Insect consumption can have a positive effect on health
If you want a healthy gut, crickets should be on your menu. That’s according to scientists whose research has shown that eating these insects helps maintain the growth of beneficial intestinal bacteria and can reduce inflammation in the body.
Valerie Stull, head of the The lead author of the publication, kt ra appeared on the pages of „Scientific Reports”, ate her first insect at age 12 during a trip with her parents to one of the country’s in Central America. They were fried mr ki. – I remember that at first it disgusted me, but when I put mr in the mouth, I was really surprised. She tasted mi – Stull mentions.
Stull, who ra works at the University of Wisconsin-Madison’s Environmental Research Institute, is the author of a clinical study that re focuses on what consuming insects , the lead nie crickets, does to the human microbiome. In other words, scientists tested in clinical trials the health effects of consuming insect .
– This study is important because insects are a novel ingredient in diets emerging in the wider West, and their effects on human health have not really been studied. From what we know about the gut microflora and its relationship to human health, it is important to determine how the b new foods can affect microbial populations in the intestinal – m i Professor Tiffany Weir of Colorado State University, co author of the study.
The idea of eating insects does not convince everyone, although a growing body of research indicates that this is the future. The global population continues to grow, and animal husbandry requires vast tracts of land and large amounts of resources in water. On top of that, it releases huge amounts of methane into the atmosphere. The cultured insect is much cheaper and does not burden the environment as much.
Although for a European or American, eating an insect may seem disgusting, they are a source of a food source for many people. It is estimated that in the diet of about two ch billion in people around the world include insects.
Many studies have proven that they are rich in nutrients, full of protein, vitamins, minerals and healthy fat. Plus they are well digested by our bodies.
Stull’s research shows that eating crickets can support the growth of beneficial gut bacteria and is not only safe, even in large quantities, but can also reduce inflammation in the body.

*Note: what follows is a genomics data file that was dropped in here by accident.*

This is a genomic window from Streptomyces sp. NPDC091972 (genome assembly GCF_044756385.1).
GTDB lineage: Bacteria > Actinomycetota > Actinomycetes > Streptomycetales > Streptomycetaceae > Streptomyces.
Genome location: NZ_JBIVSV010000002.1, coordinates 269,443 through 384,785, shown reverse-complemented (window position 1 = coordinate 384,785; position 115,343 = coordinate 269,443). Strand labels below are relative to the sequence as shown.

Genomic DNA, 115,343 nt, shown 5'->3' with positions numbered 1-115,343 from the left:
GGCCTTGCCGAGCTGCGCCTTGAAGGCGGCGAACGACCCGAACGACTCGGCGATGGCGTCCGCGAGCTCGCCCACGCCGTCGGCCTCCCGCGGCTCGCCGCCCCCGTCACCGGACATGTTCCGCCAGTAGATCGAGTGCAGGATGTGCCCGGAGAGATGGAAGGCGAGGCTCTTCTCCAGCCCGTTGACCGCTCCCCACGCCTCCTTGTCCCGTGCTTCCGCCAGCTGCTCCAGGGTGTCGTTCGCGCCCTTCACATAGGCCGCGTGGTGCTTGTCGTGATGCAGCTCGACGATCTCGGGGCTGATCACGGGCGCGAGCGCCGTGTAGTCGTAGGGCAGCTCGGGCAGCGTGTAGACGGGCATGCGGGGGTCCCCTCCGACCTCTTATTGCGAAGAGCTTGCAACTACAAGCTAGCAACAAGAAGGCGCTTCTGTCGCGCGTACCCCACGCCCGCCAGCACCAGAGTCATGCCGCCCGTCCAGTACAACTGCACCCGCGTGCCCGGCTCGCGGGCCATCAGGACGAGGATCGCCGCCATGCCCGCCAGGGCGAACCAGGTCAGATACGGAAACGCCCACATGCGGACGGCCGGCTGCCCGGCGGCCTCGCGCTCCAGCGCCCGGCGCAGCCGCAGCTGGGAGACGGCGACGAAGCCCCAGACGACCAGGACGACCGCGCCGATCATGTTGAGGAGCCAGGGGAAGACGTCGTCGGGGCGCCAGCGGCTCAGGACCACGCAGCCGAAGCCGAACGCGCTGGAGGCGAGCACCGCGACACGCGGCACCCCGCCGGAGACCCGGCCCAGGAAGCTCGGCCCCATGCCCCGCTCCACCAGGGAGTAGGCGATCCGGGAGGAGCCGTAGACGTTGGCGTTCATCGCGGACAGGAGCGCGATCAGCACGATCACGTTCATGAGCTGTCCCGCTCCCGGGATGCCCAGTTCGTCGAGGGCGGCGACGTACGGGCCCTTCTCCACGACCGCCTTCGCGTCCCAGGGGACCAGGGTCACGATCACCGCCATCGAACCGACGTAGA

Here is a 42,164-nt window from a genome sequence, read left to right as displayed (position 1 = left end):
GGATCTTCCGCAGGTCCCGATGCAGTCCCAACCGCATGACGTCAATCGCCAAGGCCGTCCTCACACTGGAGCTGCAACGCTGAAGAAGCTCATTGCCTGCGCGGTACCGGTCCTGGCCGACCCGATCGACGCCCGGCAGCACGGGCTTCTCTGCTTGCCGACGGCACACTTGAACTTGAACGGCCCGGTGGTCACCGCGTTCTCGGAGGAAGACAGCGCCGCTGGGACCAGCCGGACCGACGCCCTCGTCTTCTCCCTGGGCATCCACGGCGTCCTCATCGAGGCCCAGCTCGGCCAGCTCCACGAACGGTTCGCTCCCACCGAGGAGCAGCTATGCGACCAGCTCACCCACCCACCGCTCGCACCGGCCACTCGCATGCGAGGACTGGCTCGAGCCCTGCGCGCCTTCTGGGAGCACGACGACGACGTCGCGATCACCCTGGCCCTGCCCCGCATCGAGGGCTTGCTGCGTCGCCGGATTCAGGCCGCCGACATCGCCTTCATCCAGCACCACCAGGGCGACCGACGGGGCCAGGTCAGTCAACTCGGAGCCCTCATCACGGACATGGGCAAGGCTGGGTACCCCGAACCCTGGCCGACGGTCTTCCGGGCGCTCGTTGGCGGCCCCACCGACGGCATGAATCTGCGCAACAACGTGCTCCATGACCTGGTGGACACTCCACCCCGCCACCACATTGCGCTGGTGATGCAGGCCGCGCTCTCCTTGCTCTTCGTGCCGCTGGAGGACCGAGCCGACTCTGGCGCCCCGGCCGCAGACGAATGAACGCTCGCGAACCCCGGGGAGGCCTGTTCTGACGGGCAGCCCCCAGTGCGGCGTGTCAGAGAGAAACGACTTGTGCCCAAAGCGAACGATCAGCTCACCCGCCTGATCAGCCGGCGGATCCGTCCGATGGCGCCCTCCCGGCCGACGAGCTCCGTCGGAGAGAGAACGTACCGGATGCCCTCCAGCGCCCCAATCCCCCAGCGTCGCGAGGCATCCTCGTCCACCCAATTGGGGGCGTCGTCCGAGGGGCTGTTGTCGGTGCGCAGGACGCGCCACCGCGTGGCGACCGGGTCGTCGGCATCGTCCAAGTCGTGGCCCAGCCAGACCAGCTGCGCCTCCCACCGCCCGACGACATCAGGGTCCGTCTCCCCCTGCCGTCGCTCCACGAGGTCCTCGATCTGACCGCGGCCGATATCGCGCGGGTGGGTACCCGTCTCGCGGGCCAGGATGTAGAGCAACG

– There is currently a lot of interest in edible insects. Is gaining recognition in Europe and the United States as a zr equivalent and environmentally friendly sources of water The low amount of protein in leek n comparison with traditional animal husbandry – m i Stull.
Acquiring the insect for protein not only helps protect the environment, but also offers a more healthy option than eating meat. Crickets, like other insects, contain also fiber, which ry is found in chitinous trichomes knach. It differs from the fiber contained in fruits and vegetables. Dietary fiber promotes the growth of probiotic in the intestines, but what it looks like when you put an in insectien? This is exactly what Stull wanted to find out when she began her research.
In the study, which re lasted for two weeks, 20 healthy men and women between the ages of 18 and 48 consumed two types of breakfast. One group was given a muffin or cocktail containing 25 grams of powdered cricket meal, while the other group received the same dish but without the insect input.
This was followed by a two-week period of normal eating without cricket meal to "reset" body, after which both groups switched. Neither the study participants nor the researchers knew which ra group eats crickets.
During the pr bnym were taken pr blood and stool samples from participants. They were also asked to fill out nutritional questionnaires. Pr blood vessels of the participant have been tested for blood glucose levels or enzyme related to liver function, as well as the level of in proteins associated with inflammation. Pr Fecal specimens were tested for product in the side metabolism of microbes in the human intestines, bound in causing inflammation in the gastrointestinal tract and og The lne status of microbial communities present in the feces.
Study participants reported no significant changes or effects of the in the side, and scientists have not found evidence for changes in og ln the microbiological composition. Instead, they found an increase in a metabolic enzyme linked to gut health and a decrease in a pro-inflammatory protein in blood plasma called TNF-alpha, which re is associated with a number of ailments, including the incidence of cancer , severe depression, Alzheimer’s disease and inflammatory bowel disease.
It was found Also a significant increase in the bacteria called Bifidobacterium animalis – On average, it increased nearly 6-fold in os b on a diet containing cricket flour. These bacteria improve gastrointestinal function and increase the immune system response.
Note, however, that this study was conducted on a small group of. Its authors emphasize They also found that more research is needed to re tify these findings and determine which re components of crickets may contribute to improved intestinal health.
– This is a very small study, but it shows that there is something worth looking into in the future when promoting insects as zr equivalent sources The food source – admits Stull.